CEOs Are No Corporate Saviors
November 17 2008 by Fayazuddin A Shirazi
While the outrage over excessive executive pay to poor performing CEOs is apparently justified, Mike Critelli, the former CEO and the outgoing Executive Chairman of Pitney Bowes, a Stamford, Connecticut-based provider of goods and services related to mail stream, believes it is a wrong notion to consider CEOs as corporate saviors. He says a combination of a good business model, right external environment and critical mass of talent is what it takes to make a business venture successful.
“What is unimaginable today is the degree to which shareholders, boards of directors, rating agencies, the media, and even the public believe that there are a handful of exceptionally talented CEOs that companies in trouble, or, for that matter, companies not in trouble but desirous of improving their results, should spare no expense in recruiting,” says Critelli.
Posting his thoughts in his latest blog post titled ‘Excessive Executive Compensation’, Critelli overtly finds fault with the thinking that CEOs who have been consistently performing well or have performed well in the past are actually the corporate saviors, which he feels is not true.
Commenting further, Critelli talks about how the GE alumni, who took over the reins of several organizations with hefty pay packages didn’t deliver the goods, since the business model of their respective organizations was not effective enough to produce desired results.
“The GE alumni, who received exceptional training and mentoring at GE under Jack Welch, as did Jeff Immelt, who are truly one of the world’s greatest business leaders, were obviously very talented. However, what went wrong for those who were less successful was as a result of the huge gap between their considerable talents and the unrealistic expectations from them,” Critelli points out, adding further, that when CEOs succeed, they may be catalysts for an organization’s success, but there needs to be a good business model, a critical mass of talent, and the right external environmental conditions.
The obvious question however, is that if CEOs are not the corporate saviors why do boards approve these hefty packages in the first place, reasons Critelli.
According to him beyond the flawed belief in the ‘corporate savior,’ the pressure on a board to recruit the best and the brightest, there are other subtle factors that drive up compensation in these negotiated contract arrangements.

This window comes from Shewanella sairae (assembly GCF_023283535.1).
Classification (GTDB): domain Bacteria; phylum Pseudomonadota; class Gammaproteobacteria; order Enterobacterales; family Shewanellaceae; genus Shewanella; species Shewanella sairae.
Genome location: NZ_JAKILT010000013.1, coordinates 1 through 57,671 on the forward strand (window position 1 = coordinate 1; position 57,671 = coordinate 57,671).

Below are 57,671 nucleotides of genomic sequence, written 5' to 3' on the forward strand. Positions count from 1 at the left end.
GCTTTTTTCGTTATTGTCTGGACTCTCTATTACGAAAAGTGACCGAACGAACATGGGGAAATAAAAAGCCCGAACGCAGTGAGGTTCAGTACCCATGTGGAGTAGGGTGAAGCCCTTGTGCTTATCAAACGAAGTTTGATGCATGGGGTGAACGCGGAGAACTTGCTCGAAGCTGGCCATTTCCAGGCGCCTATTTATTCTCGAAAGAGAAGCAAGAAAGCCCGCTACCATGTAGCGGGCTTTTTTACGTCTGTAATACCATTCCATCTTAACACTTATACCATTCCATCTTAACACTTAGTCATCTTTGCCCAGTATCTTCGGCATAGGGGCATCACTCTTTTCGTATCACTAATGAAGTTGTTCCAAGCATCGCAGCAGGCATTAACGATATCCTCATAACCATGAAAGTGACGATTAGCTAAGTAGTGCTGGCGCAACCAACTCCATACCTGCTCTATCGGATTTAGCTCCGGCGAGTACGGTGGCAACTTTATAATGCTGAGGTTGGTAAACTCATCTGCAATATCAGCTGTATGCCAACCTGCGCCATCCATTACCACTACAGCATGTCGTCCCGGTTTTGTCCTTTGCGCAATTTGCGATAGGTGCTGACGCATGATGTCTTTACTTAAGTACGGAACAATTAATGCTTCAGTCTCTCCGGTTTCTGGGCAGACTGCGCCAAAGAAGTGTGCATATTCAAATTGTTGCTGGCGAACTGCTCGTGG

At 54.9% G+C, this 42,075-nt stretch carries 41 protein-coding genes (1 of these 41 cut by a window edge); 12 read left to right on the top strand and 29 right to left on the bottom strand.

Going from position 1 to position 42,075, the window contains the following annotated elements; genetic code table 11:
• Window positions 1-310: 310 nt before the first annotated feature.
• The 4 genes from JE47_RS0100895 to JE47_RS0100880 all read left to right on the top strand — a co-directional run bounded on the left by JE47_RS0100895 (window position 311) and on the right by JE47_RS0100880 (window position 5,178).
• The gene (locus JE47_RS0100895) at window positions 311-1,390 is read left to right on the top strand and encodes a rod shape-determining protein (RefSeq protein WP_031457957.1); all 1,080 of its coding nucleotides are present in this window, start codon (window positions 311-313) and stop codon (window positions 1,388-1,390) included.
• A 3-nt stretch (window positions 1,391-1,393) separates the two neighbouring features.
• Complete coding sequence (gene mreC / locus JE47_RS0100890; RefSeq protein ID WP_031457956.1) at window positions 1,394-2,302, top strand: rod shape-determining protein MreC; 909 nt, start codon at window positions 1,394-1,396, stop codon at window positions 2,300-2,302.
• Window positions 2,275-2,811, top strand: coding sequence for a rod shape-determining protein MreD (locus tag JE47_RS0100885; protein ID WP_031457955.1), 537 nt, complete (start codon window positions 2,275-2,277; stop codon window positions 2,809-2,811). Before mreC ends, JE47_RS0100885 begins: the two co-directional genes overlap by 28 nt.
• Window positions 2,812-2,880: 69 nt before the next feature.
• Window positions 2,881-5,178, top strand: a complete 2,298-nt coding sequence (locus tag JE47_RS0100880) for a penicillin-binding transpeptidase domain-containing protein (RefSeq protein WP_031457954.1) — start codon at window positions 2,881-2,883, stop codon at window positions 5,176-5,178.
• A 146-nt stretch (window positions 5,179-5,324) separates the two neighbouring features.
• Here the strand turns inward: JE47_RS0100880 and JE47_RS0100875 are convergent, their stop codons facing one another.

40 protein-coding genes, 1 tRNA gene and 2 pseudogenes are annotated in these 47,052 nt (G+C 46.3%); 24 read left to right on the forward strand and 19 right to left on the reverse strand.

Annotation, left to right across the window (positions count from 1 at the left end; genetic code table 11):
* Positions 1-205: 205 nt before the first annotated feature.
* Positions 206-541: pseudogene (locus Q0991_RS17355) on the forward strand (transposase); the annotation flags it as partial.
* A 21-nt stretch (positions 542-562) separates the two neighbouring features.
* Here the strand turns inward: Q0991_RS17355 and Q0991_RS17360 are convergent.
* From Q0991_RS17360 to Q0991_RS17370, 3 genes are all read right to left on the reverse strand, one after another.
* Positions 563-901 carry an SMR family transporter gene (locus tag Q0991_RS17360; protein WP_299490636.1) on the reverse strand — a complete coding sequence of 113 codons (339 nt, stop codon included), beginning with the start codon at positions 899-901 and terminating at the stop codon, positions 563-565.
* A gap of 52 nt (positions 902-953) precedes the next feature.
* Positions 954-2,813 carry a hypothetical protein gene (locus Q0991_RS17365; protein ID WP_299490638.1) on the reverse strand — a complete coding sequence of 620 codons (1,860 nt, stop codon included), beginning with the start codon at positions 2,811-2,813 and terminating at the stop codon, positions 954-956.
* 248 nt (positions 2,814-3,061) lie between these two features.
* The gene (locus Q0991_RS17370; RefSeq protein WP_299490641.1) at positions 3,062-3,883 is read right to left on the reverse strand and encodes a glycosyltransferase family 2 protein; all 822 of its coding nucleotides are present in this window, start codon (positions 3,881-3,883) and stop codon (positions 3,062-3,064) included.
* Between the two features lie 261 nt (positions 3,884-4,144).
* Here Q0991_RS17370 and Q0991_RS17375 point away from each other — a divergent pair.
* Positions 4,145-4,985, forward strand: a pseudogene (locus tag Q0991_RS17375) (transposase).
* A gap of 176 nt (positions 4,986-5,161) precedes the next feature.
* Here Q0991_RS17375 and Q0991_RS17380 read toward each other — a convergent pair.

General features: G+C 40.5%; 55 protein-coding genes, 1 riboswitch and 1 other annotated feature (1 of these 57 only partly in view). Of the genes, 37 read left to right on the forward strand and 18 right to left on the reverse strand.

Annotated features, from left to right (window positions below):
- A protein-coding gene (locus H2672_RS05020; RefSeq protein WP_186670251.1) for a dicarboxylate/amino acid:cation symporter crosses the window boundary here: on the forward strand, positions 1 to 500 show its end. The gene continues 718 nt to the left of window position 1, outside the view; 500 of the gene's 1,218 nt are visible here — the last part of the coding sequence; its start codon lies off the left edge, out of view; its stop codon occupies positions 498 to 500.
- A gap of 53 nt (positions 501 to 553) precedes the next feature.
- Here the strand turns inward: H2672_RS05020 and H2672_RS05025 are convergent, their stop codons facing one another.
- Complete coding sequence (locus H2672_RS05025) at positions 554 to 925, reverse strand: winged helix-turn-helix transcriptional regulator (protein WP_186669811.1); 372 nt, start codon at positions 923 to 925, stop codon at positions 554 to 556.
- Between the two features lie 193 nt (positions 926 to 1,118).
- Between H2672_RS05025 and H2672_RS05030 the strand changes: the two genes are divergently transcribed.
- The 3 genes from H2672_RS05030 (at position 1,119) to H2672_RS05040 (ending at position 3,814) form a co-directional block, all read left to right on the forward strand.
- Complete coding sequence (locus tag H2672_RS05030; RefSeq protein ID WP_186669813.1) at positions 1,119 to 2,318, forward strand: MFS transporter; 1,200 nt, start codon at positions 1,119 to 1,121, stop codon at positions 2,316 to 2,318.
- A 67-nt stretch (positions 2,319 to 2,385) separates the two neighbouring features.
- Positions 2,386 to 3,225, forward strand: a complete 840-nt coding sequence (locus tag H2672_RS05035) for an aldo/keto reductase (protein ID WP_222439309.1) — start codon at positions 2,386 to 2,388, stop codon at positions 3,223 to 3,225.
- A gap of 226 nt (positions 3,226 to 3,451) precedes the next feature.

While the executive search firms are retained by the company and are accountable to the board, Critelli who received a compensation of about $9.36 million in total annual compensation while in office as a CEO and Chairman of PBI, argues that the search firms also succumb to the subtle pressure to justify their lucrative fee by securing the ‘corporate savior’ for their clients. “They put additional pressure on the board by pointing out that the ‘corporate savior’ is being hotly pursued by other companies and boards, and that the board needs to act fast and accommodate his or her compensation demands,” explains Critelli.
Drawing similarities between excessive executive pay packages and the outsized contracts in professional sports, Critelli, known to be instrumental in doubling the company revenues from $3 billion in 1990′s to $6.1 billion in 2007 (during his 10 year tenure as CEO and Chairman of Pitney Bowes), strongly advocates the need for evaluating CEO performance by devising a mechanism which can gauge CEO performance.
According to him, the professional sports teams and the agents who represent players, have developed a methodology to determine the financial value of a player for a particular team, which he says, is conspicuously absent in executive pay evaluation.
“Business today lacks the kind of sophisticated tools, which can truly isolate the economic contributions made by a CEO. Though some companies have developed methods to this effect, it is still not easy to determine the economic benefits brought by the CEO, since there are a number of factors that influence company performance, including factors over which he has no control,” remarks Critelli.
Critelli believes the current populist environment will see heavy controls put on executive pay mostly determined through emotions and political calculations. However, he says that mere government regulations and a free market will not explain the realities of soaring executive pay.
“We must acknowledge that neither the free market nor government regulations offer a perfect solution to the perception of excessive pay. We need to draw upon tools developed for purposes other than pay evaluation and modify them as required for the executive pay analysis,” reiterates Critelli.